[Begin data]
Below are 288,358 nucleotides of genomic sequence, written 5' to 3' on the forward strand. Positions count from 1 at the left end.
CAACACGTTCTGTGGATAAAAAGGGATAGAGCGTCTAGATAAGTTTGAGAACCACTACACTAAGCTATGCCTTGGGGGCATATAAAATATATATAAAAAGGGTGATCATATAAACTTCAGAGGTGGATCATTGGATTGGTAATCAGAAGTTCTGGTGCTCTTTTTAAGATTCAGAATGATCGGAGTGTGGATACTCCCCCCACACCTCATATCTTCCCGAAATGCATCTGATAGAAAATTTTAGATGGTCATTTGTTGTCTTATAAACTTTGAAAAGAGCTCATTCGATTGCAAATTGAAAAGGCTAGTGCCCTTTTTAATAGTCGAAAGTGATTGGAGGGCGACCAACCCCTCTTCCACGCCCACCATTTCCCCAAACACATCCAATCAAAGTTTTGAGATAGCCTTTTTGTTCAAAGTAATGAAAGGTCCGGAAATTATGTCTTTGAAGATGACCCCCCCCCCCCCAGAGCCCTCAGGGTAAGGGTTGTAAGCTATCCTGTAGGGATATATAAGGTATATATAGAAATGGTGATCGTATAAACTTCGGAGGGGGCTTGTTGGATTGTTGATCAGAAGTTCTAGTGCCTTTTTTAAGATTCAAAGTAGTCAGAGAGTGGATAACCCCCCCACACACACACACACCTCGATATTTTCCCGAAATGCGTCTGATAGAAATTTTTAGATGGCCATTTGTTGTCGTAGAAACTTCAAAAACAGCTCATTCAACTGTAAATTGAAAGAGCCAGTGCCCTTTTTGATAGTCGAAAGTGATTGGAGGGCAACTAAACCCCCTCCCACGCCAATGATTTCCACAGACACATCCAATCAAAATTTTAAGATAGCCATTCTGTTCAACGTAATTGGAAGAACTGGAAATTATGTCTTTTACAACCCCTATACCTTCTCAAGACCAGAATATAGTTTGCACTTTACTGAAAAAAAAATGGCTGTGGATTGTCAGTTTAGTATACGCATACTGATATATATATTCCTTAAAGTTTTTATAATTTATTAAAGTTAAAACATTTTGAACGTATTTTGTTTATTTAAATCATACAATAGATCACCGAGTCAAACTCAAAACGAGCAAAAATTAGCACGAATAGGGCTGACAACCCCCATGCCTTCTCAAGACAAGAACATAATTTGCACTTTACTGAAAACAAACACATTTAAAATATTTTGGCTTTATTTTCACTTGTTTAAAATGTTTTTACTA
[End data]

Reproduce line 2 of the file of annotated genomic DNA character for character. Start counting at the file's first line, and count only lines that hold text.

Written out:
CAACACGTTCTGTGGATAAAAAGGGATAGAGCGTCTAGATAAGTTTGAGAACCACTACACTAAGCTATGCCTTGGGGGCATATAAAATATATATAAAAAGGGTGATCATATAAACTTCAGAGGTGGATCATTGGATTGGTAATCAGAAGTTCTGGTGCTCTTTTTAAGATTCAGAATGATCGGAGTGTGGATACTCCCCCCACACCTCATATCTTCCCGAAATGCATCTGATAGAAAATTTTAGATGGTCATTTGTTGTCTTATAAACTTTGAAAAGAGCTCATTCGATTGCAAATTGAAAAGGCTAGTGCCCTTTTTAATAGTCGAAAGTGATTGGAGGGCGACCAACCCCTCTTCCACGCCCACCATTTCCCCAAACACATCCAATCAAAGTTTTGAGATAGCCTTTTTGTTCAAAGTAATGAAAGGTCCGGAAATTATGTCTTTGAAGATGACCCCCCCCCCCCCAGAGCCCTCAGGGTAAGGGTTGTAAGCTATCCTGTAGGGATATATAAGGTATATATAGAAATGGTGATCGTATAAACTTCGGAGGGGGCTTGTTGGATTGTTGATCAGAAGTTCTAGTGCCTTTTTTAAGATTCAAAGTAGTCAGAGAGTGGATAACCCCCCCACACACACACACACCTCGATATTTTCCCGAAATGCGTCTGATAGAAATTTTTAGATGGCCATTTGTTGTCGTAGAAACTTCAAAAACAGCTCATTCAACTGTAAATTGAAAGAGCCAGTGCCCTTTTTGATAGTCGAAAGTGATTGGAGGGCAACTAAACCCCCTCCCACGCCAATGATTTCCACAGACACATCCAATCAAAATTTTAAGATAGCCATTCTGTTCAACGTAATTGGAAGAACTGGAAATTATGTCTTTTACAACCCCTATACCTTCTCAAGACCAGAATATAGTTTGCACTTTACTGAAAAAAAAATGGCTGTGGATTGTCAGTTTAGTATACGCATACTGATATATATATTCCTTAAAGTTTTTATAATTTATTAAAGTTAAAACATTTTGAACGTATTTTGTTTATTTAAATCATACAATAGATCACCGAGTCAAACTCAAAACGAGCAAAAATTAGCACGAATAGGGCTGACAACCCCCATGCCTTCTCAAGACAAGAACATAATTTGCACTTTACTGAAAACAAACACATTTAAAATATTTTGGCTTTATTTTCACTTGTTTAAAATGTTTTTACTA